A while back I had the opportunity to watch a Chinese presentation led by a martial arts master regarding kung-fu. When I started watching, I was expecting a lecture on historic lineage leading up to today. Luckily it was anything but that. The master started out by asking the question “What is kung-fu?” A few people did in-fact reference history and martial arts styles.
After listening for a few minutes he shook his head and everyone was confused. Read the rest of this entry
I have been talking with a lot of the Japanese exchange students at my home university and I have come to realize just how different the treatment of international students is between my home university and my host university in Japan.
About a month before heading to Kansai Gaidai University ( 関西外大 ) I received an email concerning where I wanted to live, how long I intended to stay and where, information relating to when I could apply for classes and most importantly information on how to get from the airport to the university. Housing was straight forward, listing all of the details of the five off campus, by a mile, Seminar Houses (similar to dorms) as well as the steps in requesting a home stay. I checked out the details and knew within two weeks where I would be living (seminar house 4). I gave a rough estimate of my housing dates, using my definite move in and a tenuous move out date. Housing: check. I found out that I would have to wait until physically arriving at Kansai Gaidai before I could choose anything. Classes: to be determined. Seeing as most of the exchange students heading to Gaidai have never been to Japan before, are unfamiliar with the area, or just outright do not know how to navigate Japan as of the first hour off the plane at Kansai International Airport, Kyoto Station and Osaka Itami Airport, the option of taking a group bus (for incoming international students only) to the Seminar Houses is available and recommended. Ride to Seminar House: check. There is a ¥2000 fee (roughly $24.00) for the bus, but the alternatives would be either a taxi, costing well over ¥5000 (~$60.00) or taking the train which ended up costing about ¥3000 (~$36.00). It was nice to have the choice to go directly to the Seminar Houses or to take our time exploring if we wanted to. Usually everyone is so excited to meet the people at the dorm, to set up their rooms and to see what the area is like, so they go straight to the dorm.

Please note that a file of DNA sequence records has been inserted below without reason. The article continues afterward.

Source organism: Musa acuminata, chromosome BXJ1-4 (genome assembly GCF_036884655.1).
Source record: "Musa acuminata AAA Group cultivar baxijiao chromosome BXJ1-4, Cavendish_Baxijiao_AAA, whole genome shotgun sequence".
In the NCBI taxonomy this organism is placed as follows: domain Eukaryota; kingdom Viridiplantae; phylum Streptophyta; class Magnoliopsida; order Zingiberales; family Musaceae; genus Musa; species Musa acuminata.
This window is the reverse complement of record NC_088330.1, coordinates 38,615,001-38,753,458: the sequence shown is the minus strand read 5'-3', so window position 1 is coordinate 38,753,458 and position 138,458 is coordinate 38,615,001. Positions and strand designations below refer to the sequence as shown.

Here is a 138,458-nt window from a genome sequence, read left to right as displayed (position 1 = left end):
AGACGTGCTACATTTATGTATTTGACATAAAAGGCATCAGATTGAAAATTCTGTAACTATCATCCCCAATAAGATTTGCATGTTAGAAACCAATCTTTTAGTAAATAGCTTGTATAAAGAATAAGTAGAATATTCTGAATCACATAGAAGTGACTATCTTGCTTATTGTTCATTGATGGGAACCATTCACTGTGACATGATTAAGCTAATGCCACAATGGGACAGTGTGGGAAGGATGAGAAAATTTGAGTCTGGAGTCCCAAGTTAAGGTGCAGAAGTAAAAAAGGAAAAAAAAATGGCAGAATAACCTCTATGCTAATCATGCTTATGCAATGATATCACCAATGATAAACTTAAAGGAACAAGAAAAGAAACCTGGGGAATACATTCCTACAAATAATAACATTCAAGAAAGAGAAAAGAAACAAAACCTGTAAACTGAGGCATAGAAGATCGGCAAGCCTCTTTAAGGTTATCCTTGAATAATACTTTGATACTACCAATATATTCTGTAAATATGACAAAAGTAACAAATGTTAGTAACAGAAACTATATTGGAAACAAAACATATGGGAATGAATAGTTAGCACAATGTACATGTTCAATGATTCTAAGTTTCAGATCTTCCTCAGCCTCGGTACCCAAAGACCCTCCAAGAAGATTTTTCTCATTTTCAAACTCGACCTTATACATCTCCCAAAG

For international exchange students coming to my home university the story is a little different. The students use the same system as the full time US students to register for classes and for housing. This site is confusing enough for native English speakers that have dealt with it in the past and heard the best ways to use it. The students are told to use the site and are on their own. What needs to happen to successfully apply for housing is;
- Request housing appointment
- Wait for authorized housing sign up date
- Search for available on campus housing
- Try not to get stuck in forced triples or quads
- Try not to end up in the smallest dorms on campus
- Select a room and wait to hear back from the university
Not the most enjoyable process. Once the students make their way to the USA they have to find their own way to the campus. There are recommendations for them on how to do so, but that usually goes as far as “we recommend you use either a Peterpan or Greyhound bus” and an address for the university. From there they are on their own. As for the students that arrive a few days early they need to look for hotels and make their way there by taxi. Housing: check, Transportation: Unknown.
That is saddening for me to hear. For me how I was treated every day played a large role in my absolutely loving my experience in Japan. I hope that any difficulties dealing with the university do not put a sour taste in anyone’s mouth. It might take a little more time and effort for the very busy staff, but to request a university bus to pick up the incoming students as an option would probably be a reasonable request.